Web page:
That said, I do have a crappy first novel that never saw the light of day. I eventually turned it into a short story which I also failed to publish, and then a screenplay I never finished.

zoe said...

That's actually not all that reassuring.

rmellis said...

No, I never published that first one. I did publish the second, which had no relation to the first at all. And I still like bits of the first, and every now and then it crosses my mind that maybe I should do something with it...

I think the only thing you can do, for your first or any novel, is keeping working at it until you just can't anymore. At some point you'll either decide it's not working, or you'll decide it's done.

Hm, maybe novels aren't like pancakes; maybe they're like boyfriends....

Ray said...

Is it too late to say something nice about a previous blog? I ordered a copy of Earthquake, by Susan Barnes, because it was mentioned on this interesting site, and I read it today with great pleasure. Thank you. I came to the site because of a connection to the Raymond Carver/Gordon Lish article in The New Yorker, and I bookmarked it and have looked forward to the postings and responses since then. Thank you again.

Writer, Rejected said...

Yeah, damn. That adding up thing. It is key. It is also (or feels like) a shot in the dark, and you just don't know for the first few years. But I don't know. I just finished a novel that took 10 years to make make sense. And I do have a first novel/pancake that is malformed and in the closet, but I never finished it, so does it count? Anyway, sometimes, if it something you really need to say, the first comes back for a revival. You never know. Isn't that the joy and hell of it?

jrlennon said...

It's true, you never know...

Zoe, my crap novel was written when I was, uh, 23? Don't despair...if you think I'm immature now, you should have seen me then...

Ray, thanks for checking in, glad you liked that book! Rhian will probably be along to comment on it...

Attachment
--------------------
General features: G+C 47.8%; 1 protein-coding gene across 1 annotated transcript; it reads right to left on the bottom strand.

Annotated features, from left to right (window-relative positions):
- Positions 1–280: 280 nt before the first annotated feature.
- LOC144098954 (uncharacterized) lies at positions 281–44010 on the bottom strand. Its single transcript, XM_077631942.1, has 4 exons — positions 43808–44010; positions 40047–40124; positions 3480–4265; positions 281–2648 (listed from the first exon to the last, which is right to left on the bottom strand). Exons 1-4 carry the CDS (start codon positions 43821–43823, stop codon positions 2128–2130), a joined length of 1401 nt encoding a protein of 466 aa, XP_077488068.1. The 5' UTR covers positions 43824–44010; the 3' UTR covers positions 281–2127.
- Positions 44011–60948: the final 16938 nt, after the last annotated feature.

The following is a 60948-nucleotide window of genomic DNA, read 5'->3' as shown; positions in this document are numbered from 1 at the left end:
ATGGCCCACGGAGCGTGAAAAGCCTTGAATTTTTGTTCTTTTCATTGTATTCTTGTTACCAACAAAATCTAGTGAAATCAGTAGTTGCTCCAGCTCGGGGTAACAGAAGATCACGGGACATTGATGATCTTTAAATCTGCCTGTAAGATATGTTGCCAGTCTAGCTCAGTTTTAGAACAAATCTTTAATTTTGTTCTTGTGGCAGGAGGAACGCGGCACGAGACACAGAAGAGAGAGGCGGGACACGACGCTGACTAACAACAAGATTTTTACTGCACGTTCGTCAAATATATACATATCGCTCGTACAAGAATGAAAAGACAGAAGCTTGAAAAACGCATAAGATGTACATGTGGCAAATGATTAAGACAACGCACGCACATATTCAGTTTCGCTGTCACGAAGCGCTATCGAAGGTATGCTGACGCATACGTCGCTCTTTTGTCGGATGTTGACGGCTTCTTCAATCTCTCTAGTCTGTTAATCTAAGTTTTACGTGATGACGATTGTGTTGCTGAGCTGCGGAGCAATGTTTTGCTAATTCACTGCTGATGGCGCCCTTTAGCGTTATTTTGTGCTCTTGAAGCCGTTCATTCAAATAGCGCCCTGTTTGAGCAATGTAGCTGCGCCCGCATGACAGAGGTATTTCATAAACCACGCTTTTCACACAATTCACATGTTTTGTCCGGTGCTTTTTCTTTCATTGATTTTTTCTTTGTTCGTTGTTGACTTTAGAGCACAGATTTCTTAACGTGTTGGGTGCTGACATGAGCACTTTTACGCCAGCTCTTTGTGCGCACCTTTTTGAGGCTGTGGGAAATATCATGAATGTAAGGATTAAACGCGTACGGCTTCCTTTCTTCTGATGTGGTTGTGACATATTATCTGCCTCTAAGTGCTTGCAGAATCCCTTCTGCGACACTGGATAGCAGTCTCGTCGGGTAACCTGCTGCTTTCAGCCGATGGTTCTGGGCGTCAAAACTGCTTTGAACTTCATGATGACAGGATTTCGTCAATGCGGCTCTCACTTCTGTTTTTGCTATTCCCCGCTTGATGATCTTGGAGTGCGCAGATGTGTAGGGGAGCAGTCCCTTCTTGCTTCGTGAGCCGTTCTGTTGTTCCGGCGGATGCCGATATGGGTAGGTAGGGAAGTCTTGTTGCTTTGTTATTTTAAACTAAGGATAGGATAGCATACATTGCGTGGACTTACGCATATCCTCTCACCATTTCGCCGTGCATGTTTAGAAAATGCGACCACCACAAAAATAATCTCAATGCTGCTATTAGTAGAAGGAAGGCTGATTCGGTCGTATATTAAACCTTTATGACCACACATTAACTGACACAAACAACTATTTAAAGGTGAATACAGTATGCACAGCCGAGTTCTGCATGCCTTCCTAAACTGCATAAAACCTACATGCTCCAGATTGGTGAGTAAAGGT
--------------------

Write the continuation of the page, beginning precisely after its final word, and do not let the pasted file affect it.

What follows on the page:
rmellis said...

Yeah, I am not advocating for the truth of the pancake metaphor, just noting that it seems true in some cases. My "first" one was never finished either.

And you know, now that I think about it -- I started a novel years before *that* one, and never finished it, but the germ of it showed up in the one I did publish. It's not a pancake, more like a big stew pot you dip into...

Ray: thanks for visiting, and I'm so happy you liked Earthquake. It's a wonderful little book.

Mr. Saflo said...

I started writing my first novel around the time I was nine or ten. It was called TOTAL EXPLOSION and my sister found it and made fun of me and this is almost certainly why I don't tell anyone I write nowadays.

jrlennon said...

See now TOTAL EXPLOSION is approximately the best title ever. I think you could sell it for six figures based on the title alone. Especially if your agent tells all the editors in New york that if they want to talk to you, tough shit, because you're in rehab.

Anonymous said...

Having taught creative writing to a class of 3rd and 4th graders, I can say that I would love to read a book called TOTAL EXPLOSION written by a 9-year-old. Though I'd suggest putting an exclamation mark on it.